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Desogen and Pregnancy

If you are taking Desogen and pregnancy occurs, you should immediately stop taking Desogen. The FDA has classified Desogen as a pregnancy Category X medication, meaning that it could cause serious problems if taken during pregnancy (such as miscarriages or birth defects). However, if you accidentally take Desogen before you realized you were pregnant, it probably won't cause any problems.

An Overview of Desogen and Pregnancy

Desogen® (desogestrel/ethinyl estradiol) is a birth control pill, technically known as an oral contraceptive. As with all oral contraceptives, Desogen should not intentionally be used during pregnancy. Although it is very unlikely for a woman to become pregnant if she is taking Desogen correctly, pregnancy may occur if Desogen is not taken properly.
(Desogen is equivalent to Apri®, Emoquette™, Enskyce™, Ortho-Cept®, Reclipsen™, and Solia™ birth control pills. The information in this article also applies to each of these medications.)

Desogen and Pregnancy Category X

The U.S. Food and Drug Administration (FDA) uses a pregnancy category system to classify the possible risks to a fetus when a specific medicine is taken during pregnancy. Pregnancy Category X is given to medications that should not be used during pregnancy, usually due to the serious problems that could occur (such as birth defects or miscarriages).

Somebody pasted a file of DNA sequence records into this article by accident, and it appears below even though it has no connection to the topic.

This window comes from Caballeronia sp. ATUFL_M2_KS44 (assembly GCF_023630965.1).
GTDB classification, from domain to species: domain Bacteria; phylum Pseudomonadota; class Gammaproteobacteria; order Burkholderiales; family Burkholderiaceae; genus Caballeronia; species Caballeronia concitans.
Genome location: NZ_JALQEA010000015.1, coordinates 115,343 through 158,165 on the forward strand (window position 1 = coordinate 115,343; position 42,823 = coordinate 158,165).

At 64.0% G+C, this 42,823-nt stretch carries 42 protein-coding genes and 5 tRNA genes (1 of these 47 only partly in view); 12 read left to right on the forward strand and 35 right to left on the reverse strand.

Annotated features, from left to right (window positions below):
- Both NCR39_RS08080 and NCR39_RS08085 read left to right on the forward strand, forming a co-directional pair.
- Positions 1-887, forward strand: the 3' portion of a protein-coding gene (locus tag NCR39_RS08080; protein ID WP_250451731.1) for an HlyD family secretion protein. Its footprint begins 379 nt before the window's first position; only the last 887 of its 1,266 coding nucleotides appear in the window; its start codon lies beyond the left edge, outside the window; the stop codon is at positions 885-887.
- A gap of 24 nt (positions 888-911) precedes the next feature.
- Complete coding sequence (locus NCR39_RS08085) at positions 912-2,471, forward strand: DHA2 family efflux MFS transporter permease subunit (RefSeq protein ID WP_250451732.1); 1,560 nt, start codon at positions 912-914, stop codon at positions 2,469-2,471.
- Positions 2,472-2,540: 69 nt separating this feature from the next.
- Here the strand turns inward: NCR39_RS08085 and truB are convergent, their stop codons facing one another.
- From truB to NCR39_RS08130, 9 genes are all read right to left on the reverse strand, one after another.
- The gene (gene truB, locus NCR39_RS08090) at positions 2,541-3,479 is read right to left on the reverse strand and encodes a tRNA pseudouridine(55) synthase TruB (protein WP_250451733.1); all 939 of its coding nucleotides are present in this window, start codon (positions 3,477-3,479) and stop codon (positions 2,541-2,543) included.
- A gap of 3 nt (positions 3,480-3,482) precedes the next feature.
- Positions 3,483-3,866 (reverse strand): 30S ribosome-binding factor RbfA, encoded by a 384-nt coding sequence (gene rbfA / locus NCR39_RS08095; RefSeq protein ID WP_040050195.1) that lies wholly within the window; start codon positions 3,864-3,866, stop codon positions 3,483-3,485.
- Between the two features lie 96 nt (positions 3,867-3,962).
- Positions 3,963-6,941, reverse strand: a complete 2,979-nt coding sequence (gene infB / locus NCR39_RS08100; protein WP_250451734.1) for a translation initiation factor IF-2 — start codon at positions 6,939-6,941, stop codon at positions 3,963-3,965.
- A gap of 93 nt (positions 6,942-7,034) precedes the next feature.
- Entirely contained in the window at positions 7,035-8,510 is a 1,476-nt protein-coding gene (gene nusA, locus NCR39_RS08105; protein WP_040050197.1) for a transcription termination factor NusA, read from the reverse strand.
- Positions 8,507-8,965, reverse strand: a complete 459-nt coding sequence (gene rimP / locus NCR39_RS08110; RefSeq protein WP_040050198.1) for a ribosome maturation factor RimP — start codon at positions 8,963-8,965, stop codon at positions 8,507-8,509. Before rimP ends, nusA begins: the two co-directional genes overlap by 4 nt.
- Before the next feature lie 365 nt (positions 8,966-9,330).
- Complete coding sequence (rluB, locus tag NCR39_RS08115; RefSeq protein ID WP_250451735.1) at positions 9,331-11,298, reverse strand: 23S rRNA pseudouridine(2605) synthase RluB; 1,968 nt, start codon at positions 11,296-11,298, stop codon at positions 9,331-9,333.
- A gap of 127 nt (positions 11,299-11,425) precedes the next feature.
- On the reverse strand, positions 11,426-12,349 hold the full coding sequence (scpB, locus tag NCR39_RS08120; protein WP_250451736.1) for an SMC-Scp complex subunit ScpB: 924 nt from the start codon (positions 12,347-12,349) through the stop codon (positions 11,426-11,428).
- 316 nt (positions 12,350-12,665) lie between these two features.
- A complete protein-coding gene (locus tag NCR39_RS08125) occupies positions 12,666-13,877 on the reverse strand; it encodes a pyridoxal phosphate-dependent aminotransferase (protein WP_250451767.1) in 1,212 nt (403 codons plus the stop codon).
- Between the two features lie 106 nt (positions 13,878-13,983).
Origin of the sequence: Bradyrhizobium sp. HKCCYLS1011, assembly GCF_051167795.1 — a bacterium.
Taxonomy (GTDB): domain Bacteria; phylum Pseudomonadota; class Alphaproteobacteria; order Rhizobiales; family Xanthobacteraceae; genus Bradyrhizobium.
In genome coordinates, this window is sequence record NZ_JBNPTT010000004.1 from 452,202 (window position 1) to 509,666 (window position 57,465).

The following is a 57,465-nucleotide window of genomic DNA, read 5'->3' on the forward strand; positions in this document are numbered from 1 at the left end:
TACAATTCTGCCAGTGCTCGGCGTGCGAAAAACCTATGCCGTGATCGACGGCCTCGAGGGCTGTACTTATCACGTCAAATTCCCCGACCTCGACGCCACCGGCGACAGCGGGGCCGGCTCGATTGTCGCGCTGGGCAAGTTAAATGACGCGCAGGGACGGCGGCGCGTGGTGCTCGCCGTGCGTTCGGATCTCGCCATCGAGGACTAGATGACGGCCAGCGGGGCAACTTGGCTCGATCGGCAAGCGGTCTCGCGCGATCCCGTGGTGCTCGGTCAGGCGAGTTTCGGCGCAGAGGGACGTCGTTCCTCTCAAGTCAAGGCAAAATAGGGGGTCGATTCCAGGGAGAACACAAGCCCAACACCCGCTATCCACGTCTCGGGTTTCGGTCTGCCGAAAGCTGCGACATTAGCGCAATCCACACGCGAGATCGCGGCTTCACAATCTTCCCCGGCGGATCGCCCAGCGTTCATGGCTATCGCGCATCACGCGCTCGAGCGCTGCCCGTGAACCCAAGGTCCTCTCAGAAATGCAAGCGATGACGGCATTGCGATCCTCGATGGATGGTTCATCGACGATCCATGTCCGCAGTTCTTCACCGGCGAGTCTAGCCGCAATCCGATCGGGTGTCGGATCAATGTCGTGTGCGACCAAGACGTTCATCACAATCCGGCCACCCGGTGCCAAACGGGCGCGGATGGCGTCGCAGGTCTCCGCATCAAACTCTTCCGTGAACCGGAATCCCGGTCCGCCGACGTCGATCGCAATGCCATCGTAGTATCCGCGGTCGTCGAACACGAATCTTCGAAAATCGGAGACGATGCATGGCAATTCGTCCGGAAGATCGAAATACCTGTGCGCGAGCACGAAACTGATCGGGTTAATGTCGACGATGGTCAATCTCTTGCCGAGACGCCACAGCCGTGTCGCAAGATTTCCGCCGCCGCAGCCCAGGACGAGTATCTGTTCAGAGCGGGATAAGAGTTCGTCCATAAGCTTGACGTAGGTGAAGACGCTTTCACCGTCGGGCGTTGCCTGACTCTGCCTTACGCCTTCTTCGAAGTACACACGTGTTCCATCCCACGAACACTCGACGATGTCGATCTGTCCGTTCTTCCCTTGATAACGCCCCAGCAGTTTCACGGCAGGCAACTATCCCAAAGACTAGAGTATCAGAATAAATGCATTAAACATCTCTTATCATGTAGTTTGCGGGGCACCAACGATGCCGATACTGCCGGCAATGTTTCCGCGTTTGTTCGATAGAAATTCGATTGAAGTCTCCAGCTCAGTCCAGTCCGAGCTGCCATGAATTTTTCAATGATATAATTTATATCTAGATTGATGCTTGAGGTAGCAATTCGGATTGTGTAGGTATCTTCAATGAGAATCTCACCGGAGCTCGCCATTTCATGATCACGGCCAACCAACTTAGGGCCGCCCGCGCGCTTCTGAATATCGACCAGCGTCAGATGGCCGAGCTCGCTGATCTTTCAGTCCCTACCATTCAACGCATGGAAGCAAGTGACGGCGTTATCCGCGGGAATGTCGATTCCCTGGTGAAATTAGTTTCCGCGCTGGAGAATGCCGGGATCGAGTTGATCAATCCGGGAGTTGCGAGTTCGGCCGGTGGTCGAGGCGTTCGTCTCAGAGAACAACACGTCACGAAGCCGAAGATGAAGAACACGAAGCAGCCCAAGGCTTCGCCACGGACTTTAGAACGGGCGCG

Although it is "common knowledge" that taking birth control pills during early pregnancy is very dangerous, in reality, doing so is not likely to cause any serious problems. Large studies have shown that there is no increased risk of birth defects when birth control pills were accidentally taken in early pregnancy.
If you miss your period while taking Desogen, you may want to consider making sure you are not pregnant (an over-the-counter pregnancy test should be sufficient), especially if you have missed any of the pills. If you miss two periods in a row, you should definitely make sure you are not pregnant. Keep in mind that if you take Desogen correctly (without missing any pills), the risk of pregnancy is quite low.
If you accidentally used Desogen for a while before you realized you were pregnant, it probably won't cause any problems (although you should discuss this with your healthcare provider). If you are pregnant, you should stop using Desogen right away. If you think you may be pregnant, you should contact your healthcare provider for further instructions.
Last reviewed by: Kristi Monson, PharmD
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